Improving Retention with the Mentally Disabled.Report as inadecuate




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This report discusses the outcomes of an action research project designed to assess the effectiveness of the involvement of parents of students with mental retardation in an intervention to help students retain academic, social, and daily living skills. The targeted population consisted of six elementary students of a large, Midwestern, mainly middle-class community. The problems of skill retention were noted through teacher/parent conferences, surveys, and testing. The results of the intervention found increasing repetition of learned skills at school without parent involvement did not improve students' retention; however, increasing repetition of learned skills at school along with parental involvement did improve students' retention. To expand parent involvement, phone calls were found to be more effective than sending notes because notes became lost, directions misunderstood, and parents had no immediate way to ask questions. Keeping in contact with the families on a regular basis also appeared to improve schoolwork along with behavior. Appendices include assessment materials. (Contains 14 references.) (CR)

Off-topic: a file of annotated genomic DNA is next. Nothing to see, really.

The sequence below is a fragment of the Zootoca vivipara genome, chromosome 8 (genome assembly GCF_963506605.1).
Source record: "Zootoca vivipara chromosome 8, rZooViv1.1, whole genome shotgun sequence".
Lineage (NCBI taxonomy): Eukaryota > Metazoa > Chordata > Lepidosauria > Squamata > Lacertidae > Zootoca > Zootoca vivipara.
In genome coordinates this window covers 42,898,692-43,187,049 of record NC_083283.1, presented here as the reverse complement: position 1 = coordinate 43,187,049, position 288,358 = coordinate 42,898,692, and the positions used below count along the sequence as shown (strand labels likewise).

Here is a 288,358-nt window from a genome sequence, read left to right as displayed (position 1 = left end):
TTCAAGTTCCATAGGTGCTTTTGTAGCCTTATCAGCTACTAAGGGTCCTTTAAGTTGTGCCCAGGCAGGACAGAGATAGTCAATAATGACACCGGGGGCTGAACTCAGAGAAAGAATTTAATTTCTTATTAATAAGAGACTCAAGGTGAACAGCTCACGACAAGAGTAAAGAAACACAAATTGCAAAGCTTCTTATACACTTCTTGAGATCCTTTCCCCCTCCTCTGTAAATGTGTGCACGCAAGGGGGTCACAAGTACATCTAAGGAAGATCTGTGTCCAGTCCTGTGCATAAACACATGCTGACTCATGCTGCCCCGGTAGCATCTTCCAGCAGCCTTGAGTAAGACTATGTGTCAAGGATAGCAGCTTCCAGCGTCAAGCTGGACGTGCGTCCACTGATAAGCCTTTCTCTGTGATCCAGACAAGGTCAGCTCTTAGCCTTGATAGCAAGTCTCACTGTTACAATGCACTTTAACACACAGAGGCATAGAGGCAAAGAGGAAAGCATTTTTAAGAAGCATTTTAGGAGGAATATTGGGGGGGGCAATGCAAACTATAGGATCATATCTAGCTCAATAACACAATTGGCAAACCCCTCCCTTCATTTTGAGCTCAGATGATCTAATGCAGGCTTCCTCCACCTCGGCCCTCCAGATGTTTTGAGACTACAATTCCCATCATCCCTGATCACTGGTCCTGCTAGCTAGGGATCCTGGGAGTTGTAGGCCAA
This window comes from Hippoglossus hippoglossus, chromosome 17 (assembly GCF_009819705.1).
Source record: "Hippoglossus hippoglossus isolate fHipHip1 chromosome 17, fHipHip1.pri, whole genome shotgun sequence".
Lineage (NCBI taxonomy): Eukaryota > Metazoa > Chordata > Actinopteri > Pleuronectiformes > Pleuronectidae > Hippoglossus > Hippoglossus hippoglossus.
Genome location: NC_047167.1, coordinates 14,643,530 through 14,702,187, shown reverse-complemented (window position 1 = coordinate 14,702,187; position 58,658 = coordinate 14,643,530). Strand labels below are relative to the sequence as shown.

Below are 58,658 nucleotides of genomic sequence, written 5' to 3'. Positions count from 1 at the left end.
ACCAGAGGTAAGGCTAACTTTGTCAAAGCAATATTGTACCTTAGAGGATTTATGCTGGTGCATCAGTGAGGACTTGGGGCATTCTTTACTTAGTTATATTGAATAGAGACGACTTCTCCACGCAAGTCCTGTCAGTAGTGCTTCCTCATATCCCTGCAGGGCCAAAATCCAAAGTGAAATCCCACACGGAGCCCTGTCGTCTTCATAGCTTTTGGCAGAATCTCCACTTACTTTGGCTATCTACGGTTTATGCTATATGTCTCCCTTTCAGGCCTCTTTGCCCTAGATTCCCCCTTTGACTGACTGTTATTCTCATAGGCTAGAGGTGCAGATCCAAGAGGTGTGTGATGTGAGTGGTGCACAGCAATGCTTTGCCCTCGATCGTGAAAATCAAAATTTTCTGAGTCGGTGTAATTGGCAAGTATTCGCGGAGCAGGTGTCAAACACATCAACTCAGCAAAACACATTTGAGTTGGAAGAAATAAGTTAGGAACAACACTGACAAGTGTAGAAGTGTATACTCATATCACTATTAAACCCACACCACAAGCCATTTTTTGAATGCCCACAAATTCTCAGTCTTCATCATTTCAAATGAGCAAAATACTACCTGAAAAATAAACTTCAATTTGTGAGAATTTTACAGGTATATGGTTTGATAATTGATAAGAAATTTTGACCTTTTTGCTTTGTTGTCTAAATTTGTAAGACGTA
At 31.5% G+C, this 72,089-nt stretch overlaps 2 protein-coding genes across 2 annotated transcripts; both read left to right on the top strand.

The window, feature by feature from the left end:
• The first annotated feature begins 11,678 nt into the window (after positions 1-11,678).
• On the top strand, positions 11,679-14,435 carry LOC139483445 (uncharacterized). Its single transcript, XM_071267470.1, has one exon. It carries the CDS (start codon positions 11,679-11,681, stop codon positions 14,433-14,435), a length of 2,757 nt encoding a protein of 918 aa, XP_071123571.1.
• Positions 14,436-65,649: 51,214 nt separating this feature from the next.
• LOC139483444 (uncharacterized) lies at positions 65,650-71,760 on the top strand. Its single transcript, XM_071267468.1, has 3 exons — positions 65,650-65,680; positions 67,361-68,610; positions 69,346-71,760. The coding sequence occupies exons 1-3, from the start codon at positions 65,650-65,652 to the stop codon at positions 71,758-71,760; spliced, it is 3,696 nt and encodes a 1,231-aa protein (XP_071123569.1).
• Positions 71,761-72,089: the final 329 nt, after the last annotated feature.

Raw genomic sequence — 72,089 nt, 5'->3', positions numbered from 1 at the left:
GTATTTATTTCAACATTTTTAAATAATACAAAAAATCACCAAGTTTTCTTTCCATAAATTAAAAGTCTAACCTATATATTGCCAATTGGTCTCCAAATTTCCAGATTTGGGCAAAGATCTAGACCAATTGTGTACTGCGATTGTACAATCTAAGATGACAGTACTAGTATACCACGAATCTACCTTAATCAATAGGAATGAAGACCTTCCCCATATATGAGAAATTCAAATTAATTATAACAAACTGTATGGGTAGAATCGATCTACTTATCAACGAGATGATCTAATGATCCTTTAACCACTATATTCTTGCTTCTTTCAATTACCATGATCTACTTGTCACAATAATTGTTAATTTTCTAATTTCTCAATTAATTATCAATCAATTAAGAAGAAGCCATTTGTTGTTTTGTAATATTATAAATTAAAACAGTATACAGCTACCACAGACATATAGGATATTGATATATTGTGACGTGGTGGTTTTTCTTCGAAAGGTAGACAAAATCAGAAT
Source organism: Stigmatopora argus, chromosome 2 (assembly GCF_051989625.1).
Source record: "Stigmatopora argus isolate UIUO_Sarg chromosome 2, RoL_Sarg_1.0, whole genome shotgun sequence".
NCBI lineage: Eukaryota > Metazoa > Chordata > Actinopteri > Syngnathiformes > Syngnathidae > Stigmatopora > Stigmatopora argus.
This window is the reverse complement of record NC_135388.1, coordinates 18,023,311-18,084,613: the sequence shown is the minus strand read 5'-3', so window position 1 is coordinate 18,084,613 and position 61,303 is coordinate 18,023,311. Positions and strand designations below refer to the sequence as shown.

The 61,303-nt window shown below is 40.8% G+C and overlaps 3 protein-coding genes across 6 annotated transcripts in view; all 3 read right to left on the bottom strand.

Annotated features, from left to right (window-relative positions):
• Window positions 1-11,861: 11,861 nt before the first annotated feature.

Descriptors: Daily Living Skills, Elementary Education, Interpersonal Competence, Intervention, Learning Strategies, Mental Retardation, Parent Participation, Parent School Relationship, Parent Teacher Cooperation, Retention (Psychology), Skill Development











Author: Kissamis, Christine A.

Source: https://eric.ed.gov/?q=a&ft=on&ff1=dtySince_1992&pg=8789&id=ED434456







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